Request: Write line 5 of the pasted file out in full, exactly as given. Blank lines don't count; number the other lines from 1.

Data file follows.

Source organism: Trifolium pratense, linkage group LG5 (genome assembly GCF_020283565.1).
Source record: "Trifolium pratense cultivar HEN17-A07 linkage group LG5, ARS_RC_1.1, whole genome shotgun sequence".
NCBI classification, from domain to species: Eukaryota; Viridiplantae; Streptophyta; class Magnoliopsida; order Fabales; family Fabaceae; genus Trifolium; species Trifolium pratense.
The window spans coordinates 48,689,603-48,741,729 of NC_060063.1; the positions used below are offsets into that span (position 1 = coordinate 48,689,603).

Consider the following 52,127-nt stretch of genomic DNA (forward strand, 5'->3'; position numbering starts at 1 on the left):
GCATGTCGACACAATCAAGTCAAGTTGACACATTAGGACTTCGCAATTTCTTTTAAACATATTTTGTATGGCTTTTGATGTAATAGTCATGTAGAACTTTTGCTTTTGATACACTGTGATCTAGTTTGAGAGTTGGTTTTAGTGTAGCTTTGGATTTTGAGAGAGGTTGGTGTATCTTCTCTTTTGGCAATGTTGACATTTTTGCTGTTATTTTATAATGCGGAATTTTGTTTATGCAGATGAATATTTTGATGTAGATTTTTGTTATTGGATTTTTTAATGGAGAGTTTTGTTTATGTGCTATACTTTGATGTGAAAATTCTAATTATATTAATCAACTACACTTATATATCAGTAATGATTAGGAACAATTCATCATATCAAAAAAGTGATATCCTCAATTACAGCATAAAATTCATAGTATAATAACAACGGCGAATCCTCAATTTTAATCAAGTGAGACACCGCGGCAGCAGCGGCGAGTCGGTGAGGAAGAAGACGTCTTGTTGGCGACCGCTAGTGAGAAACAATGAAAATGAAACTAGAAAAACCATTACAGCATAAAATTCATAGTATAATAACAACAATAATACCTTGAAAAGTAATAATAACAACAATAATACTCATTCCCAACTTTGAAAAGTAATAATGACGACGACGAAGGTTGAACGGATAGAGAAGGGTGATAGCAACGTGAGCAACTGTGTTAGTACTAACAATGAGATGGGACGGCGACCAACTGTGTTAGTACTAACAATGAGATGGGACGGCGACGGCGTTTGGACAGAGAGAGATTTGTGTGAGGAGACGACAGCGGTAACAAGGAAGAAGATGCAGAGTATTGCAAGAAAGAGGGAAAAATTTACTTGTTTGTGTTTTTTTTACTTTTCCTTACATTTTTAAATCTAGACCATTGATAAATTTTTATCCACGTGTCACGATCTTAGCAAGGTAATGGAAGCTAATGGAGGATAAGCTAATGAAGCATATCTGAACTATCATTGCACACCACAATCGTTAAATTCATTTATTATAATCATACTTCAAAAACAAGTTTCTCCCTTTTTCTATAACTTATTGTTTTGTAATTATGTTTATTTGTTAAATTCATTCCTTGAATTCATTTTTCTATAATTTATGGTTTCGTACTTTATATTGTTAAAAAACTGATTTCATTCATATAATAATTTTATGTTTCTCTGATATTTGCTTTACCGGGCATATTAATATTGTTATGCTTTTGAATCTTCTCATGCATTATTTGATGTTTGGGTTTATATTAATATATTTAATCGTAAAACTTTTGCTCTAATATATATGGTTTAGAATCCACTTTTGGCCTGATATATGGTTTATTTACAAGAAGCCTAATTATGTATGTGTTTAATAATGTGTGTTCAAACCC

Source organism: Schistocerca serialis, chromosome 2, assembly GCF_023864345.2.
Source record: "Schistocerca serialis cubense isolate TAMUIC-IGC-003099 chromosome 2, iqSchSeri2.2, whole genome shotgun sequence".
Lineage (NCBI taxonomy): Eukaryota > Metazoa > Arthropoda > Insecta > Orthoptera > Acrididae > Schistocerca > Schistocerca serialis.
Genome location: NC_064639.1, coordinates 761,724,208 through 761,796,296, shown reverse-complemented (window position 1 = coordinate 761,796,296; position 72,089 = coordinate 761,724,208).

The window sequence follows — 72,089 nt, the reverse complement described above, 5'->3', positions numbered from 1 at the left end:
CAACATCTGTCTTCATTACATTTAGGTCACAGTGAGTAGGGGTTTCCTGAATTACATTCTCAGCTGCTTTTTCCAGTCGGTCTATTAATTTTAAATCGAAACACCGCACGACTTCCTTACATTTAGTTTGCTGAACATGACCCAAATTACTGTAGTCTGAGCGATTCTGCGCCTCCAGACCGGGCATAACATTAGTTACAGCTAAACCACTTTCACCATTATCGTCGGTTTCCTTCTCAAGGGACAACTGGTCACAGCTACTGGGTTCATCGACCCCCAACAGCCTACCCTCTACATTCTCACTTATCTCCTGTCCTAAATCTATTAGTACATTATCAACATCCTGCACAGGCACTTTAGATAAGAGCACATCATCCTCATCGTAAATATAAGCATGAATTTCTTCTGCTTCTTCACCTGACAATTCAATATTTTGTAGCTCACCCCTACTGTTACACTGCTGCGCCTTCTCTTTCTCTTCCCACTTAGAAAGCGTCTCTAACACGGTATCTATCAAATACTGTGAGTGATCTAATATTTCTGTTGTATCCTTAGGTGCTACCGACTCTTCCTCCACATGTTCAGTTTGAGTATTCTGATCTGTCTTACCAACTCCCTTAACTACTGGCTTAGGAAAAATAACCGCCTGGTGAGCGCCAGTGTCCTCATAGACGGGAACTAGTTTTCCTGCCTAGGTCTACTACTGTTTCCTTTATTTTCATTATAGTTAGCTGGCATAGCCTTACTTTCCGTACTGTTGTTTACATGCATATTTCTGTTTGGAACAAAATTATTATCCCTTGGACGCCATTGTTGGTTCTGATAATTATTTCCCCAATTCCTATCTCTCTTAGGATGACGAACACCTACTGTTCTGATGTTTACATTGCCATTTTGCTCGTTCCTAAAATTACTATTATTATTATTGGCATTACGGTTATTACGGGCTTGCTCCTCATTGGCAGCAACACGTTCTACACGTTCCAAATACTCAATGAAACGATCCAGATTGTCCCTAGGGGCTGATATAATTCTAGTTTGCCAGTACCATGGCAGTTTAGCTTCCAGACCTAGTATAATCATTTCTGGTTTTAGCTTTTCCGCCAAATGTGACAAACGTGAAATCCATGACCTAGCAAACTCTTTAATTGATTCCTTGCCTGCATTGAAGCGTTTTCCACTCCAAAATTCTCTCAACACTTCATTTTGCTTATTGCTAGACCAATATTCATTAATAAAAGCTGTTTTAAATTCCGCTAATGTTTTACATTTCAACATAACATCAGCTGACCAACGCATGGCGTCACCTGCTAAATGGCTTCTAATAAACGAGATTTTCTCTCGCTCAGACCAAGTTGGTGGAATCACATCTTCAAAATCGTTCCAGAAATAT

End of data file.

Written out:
Consider the following 52,127-nt stretch of genomic DNA (forward strand, 5'->3'; position numbering starts at 1 on the left):